Skip top navigation

Greenspace: Too many people still not testing for radon in homes

Radon wasn't always a household word - and for some, it still isn't, although it should be.

Better not to wind up like Stanley and Diane Watras.

In 1984, before anyone knew that the radioactive gas could make its way into homes, and that parts of Pennsylvania and New Jersey are radon hot spots, Watras set off radiation alarms when he reported for work at the Limerick nuclear power plant, then under construction.

Subsequent investigation focused on his home in Boyertown, Berks County, where technicians found the highest radon levels they had yet seen in the United States - about 675 times the maximum level permitted in a uranium mine.

In a way, he was lucky. He was alerted to a problem he hadn't known he had.

Officials began testing more homes, and household radon testing became a national campaign that continues to this day.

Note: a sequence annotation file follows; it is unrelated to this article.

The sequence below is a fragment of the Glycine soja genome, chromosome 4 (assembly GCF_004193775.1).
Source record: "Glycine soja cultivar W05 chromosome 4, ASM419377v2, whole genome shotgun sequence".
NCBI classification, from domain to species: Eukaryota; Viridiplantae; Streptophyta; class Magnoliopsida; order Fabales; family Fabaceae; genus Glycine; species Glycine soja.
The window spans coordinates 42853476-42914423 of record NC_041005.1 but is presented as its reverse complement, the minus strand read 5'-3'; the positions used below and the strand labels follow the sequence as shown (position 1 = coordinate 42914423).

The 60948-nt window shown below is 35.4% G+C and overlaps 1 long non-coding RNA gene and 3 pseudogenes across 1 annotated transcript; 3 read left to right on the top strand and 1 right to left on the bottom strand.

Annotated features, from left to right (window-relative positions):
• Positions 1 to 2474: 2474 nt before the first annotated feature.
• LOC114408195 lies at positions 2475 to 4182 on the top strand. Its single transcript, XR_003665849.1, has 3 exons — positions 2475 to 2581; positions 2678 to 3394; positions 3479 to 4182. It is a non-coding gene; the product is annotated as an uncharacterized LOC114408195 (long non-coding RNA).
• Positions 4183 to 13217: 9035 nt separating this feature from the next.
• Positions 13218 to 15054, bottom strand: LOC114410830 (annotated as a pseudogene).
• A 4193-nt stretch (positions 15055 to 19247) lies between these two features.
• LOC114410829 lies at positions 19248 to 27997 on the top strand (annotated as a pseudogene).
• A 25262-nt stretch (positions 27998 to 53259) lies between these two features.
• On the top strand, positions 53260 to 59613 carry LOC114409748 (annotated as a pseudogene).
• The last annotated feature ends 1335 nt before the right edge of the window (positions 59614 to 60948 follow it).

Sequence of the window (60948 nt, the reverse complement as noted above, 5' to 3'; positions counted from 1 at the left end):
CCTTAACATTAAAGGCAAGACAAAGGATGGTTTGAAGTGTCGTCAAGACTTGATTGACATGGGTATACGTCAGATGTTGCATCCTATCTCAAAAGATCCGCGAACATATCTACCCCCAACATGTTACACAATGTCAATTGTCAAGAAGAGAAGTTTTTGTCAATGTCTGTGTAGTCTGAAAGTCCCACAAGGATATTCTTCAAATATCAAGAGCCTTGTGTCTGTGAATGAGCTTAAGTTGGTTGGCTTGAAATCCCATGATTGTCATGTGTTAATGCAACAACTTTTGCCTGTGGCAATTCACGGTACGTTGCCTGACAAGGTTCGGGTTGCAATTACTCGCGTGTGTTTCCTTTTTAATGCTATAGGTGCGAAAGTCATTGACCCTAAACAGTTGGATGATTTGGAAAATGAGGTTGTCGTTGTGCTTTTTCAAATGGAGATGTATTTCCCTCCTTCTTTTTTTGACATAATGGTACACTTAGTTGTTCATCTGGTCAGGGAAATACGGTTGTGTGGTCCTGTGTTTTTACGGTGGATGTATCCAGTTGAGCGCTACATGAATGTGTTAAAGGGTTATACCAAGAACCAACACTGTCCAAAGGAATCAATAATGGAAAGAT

Radon is a colorless, odorless, radioactive gas that forms during the breakdown of naturally occurring uranium in soils and rocks.

Some rocks have just a little uranium. Some contain a lot.

The radon gets into homes through openings that touch the soil. Cracks and sump pits in basements are common sources, but homes on slabs can have problems, too.

The gas presents serious health risks. Its radioactive particles can get trapped in the lungs. As they break down further and release more energy, they damage tissue.

Exposure to residential radon is the second-leading cause of lung cancer, albeit still far behind cigarette smoking, according to the American Lung Association. The best estimate by officials is that radon causes 21,000 lung cancer deaths a year in the United States.

"Never-smokers who get lung cancer are naturally asking 'Why me?' " said Kevin Stewart, director of environmental health for the American Lung Association of the Mid-Atlantic. "I know people who have put two and two together and have identified radon as the chief, if not the only, logical suspect. Since never-smokers make up more and more of the population, I expect that group to increase."

Read the full article online: http://www.philly.com/philly/news/science/20140119_GreenSpace_.html